Believe me, I can go on about Tricksters until someone duct tapes my mouth shut. Raven. Iktomi. Nanabush. Kitsune. Tanuki. Reynard the Fox. Ti Malice. Nasreddin Hodja. Every culture has one. Some of them have more. But if I listed all of them, where would be the fun of discovery?
Go forth, and find your Trickster.

As usual, you can find Csenge at her blogs:
The Multicolored Diary (Adventures in Storytelling)
MopDog - The crazy thing about Hungarians...
or on Twitter: @TarkabarkaHolgy
or you can buy her book, Tales of Superhuman Powers, which incidentally also features tricksters. Go figure.

Friday, May 16, 2014

Why Do You #Write ? #atozchallenge

A to Z Challenge participant Vidya Sury was part of #TeamDamyanti this year, and she did an excellent job of providing social media tips (A Must-Read Guide now that we're taking a relaxed Road Trip!) and a hundred other things that go into running the challenge.

Today she is the Featured Guest on this blog, and talks to us about her passion for writing.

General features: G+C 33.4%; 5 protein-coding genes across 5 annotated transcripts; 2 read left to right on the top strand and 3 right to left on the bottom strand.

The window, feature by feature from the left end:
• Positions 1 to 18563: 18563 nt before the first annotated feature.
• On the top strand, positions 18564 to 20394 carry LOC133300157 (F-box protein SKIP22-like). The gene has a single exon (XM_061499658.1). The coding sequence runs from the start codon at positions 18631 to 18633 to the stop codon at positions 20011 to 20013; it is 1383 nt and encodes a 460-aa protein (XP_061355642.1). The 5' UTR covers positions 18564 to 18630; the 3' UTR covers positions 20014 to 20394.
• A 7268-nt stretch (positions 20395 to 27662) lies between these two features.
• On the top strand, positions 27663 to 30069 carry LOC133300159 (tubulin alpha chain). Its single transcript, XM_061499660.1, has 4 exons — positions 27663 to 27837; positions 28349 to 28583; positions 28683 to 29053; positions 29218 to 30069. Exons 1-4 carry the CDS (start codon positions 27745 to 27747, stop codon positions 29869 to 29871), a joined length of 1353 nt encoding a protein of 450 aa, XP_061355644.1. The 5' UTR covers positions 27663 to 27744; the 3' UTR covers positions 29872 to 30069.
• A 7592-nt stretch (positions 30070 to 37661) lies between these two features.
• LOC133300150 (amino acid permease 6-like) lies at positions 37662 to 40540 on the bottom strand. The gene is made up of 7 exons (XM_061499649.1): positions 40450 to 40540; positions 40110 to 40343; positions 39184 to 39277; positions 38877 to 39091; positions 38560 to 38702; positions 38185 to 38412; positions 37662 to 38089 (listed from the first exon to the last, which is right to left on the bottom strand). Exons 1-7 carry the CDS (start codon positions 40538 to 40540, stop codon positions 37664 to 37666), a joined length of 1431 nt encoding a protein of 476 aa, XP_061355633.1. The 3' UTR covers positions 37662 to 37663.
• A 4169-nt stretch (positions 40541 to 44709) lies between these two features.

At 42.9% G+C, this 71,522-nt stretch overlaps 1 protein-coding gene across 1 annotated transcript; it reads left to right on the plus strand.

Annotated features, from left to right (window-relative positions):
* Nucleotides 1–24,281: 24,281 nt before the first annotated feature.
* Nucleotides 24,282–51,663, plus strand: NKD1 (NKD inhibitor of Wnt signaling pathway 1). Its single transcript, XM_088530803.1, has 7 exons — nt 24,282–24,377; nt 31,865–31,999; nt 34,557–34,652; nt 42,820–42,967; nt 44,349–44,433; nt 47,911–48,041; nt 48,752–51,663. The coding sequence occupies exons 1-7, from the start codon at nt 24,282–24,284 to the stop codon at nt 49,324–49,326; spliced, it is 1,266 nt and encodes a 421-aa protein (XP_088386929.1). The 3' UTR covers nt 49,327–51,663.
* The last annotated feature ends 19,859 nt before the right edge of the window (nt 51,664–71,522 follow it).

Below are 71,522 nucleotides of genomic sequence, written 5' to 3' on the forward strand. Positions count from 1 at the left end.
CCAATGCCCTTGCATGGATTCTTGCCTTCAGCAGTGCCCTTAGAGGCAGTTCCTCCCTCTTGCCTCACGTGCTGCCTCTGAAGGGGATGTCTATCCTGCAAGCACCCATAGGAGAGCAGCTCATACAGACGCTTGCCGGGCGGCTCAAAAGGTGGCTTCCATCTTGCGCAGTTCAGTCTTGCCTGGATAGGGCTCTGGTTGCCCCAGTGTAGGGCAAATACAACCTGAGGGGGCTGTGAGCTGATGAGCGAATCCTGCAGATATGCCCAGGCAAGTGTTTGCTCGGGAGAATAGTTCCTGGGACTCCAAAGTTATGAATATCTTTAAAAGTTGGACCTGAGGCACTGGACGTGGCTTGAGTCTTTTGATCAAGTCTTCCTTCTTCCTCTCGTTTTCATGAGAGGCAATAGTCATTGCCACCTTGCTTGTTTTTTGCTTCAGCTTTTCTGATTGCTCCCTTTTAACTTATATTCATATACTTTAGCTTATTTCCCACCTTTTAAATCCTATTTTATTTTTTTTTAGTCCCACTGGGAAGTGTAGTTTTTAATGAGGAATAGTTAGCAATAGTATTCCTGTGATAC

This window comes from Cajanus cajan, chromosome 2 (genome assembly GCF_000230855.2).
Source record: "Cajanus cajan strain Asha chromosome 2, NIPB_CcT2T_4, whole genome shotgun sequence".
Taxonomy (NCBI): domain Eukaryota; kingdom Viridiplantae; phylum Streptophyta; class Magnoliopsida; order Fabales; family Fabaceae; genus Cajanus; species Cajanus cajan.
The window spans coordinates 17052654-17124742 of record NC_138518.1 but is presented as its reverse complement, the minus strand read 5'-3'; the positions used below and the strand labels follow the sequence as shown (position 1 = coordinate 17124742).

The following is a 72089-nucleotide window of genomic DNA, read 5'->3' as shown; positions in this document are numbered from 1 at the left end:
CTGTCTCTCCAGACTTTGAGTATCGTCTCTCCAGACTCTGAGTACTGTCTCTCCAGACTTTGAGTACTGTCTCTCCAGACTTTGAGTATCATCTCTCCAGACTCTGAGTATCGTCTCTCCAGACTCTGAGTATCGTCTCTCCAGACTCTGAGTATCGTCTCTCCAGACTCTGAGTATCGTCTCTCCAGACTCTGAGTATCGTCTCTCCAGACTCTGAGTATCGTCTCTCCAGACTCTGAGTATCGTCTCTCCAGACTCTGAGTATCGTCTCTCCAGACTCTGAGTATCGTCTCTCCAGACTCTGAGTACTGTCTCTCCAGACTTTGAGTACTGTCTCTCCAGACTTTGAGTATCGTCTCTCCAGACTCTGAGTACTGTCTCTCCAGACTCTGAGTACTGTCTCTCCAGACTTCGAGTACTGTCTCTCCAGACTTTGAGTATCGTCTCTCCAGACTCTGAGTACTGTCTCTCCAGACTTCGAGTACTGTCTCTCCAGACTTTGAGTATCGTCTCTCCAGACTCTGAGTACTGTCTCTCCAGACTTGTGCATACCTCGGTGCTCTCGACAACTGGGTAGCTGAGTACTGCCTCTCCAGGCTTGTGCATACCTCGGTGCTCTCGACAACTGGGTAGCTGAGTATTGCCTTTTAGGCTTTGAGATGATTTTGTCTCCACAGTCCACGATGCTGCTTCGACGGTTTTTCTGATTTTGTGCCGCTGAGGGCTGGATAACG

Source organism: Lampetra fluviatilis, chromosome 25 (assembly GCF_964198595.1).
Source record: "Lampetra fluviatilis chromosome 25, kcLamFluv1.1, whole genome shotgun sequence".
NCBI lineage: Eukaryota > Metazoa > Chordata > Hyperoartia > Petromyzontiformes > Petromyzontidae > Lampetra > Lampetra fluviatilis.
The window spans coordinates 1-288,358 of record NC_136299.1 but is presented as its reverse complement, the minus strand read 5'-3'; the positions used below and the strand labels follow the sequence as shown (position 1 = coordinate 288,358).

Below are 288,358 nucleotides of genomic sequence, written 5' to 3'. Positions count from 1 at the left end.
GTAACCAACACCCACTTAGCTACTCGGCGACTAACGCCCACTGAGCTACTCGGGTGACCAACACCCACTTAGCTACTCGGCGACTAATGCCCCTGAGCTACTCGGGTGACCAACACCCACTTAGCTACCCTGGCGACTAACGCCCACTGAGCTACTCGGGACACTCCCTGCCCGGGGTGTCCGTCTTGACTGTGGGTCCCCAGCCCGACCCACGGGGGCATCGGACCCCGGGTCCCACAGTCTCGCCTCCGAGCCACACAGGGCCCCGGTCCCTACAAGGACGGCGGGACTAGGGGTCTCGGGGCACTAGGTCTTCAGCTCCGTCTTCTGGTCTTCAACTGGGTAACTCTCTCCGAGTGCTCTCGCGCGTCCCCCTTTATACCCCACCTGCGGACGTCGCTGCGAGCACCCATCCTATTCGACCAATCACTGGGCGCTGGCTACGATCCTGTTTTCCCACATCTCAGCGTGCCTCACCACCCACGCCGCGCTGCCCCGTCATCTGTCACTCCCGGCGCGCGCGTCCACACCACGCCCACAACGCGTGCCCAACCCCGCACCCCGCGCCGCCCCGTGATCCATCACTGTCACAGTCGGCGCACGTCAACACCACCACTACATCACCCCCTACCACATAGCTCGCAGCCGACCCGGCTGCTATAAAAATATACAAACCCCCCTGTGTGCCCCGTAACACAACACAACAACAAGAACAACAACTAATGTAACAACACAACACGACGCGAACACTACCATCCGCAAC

I worship the written word and the spoken word. I owe my love for writing to my Mom and one of my Uncles, who always encouraged me to express myself on paper.

And of course, to all the people who enjoy what I write, inspiring me to continue to write.

Writing is more or less like breathing to me, and today, I am glad to say, it is my bread and butter. Okay, also flavored cheese, sometimes.

Writing is a wonderful outlet, liberating, opening up new perspectives and teaching tolerance. When I go back and read something I wrote years ago, I enjoy seeing how I have learned and grown, and changed. Sometimes, I am proud of what I wrote and sometimes, I feel like I could have done a better job of it.